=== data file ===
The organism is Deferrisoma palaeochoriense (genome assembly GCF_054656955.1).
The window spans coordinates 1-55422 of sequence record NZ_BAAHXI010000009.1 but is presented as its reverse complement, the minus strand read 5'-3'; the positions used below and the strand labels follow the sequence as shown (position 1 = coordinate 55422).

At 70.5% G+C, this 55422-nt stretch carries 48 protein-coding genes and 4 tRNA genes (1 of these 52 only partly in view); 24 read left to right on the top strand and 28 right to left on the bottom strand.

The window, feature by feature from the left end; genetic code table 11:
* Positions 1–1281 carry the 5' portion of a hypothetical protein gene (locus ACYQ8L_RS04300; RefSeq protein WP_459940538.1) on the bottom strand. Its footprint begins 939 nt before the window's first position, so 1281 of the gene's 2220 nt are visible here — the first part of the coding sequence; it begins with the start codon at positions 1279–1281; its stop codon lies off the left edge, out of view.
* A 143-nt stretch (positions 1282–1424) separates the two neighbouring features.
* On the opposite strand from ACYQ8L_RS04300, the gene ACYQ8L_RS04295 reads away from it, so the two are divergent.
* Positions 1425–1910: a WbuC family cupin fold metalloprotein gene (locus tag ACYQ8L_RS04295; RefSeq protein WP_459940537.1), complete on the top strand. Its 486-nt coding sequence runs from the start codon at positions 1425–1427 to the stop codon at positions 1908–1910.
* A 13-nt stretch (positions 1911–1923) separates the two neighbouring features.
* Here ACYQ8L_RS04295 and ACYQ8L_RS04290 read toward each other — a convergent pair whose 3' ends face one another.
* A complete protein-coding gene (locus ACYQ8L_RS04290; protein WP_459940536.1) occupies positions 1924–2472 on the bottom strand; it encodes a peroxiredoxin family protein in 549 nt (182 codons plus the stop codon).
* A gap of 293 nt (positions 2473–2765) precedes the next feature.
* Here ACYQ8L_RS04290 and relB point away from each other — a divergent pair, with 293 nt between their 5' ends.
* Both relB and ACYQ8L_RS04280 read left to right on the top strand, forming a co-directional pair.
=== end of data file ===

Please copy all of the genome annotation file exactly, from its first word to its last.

The organism is Deferrisoma palaeochoriense (genome assembly GCF_054656955.1).
The window spans coordinates 1-55422 of sequence record NZ_BAAHXI010000009.1 but is presented as its reverse complement, the minus strand read 5'-3'; the positions used below and the strand labels follow the sequence as shown (position 1 = coordinate 55422).

At 70.5% G+C, this 55422-nt stretch carries 48 protein-coding genes and 4 tRNA genes (1 of these 52 only partly in view); 24 read left to right on the top strand and 28 right to left on the bottom strand.

The window, feature by feature from the left end; genetic code table 11:
* Positions 1–1281 carry the 5' portion of a hypothetical protein gene (locus ACYQ8L_RS04300; RefSeq protein WP_459940538.1) on the bottom strand. Its footprint begins 939 nt before the window's first position, so 1281 of the gene's 2220 nt are visible here — the first part of the coding sequence; it begins with the start codon at positions 1279–1281; its stop codon lies off the left edge, out of view.
* A 143-nt stretch (positions 1282–1424) separates the two neighbouring features.
* On the opposite strand from ACYQ8L_RS04300, the gene ACYQ8L_RS04295 reads away from it, so the two are divergent.
* Positions 1425–1910: a WbuC family cupin fold metalloprotein gene (locus tag ACYQ8L_RS04295; RefSeq protein WP_459940537.1), complete on the top strand. Its 486-nt coding sequence runs from the start codon at positions 1425–1427 to the stop codon at positions 1908–1910.
* A 13-nt stretch (positions 1911–1923) separates the two neighbouring features.
* Here ACYQ8L_RS04295 and ACYQ8L_RS04290 read toward each other — a convergent pair whose 3' ends face one another.
* A complete protein-coding gene (locus ACYQ8L_RS04290; protein WP_459940536.1) occupies positions 1924–2472 on the bottom strand; it encodes a peroxiredoxin family protein in 549 nt (182 codons plus the stop codon).
* A gap of 293 nt (positions 2473–2765) precedes the next feature.
* Here ACYQ8L_RS04290 and relB point away from each other — a divergent pair, with 293 nt between their 5' ends.
* Both relB and ACYQ8L_RS04280 read left to right on the top strand, forming a co-directional pair.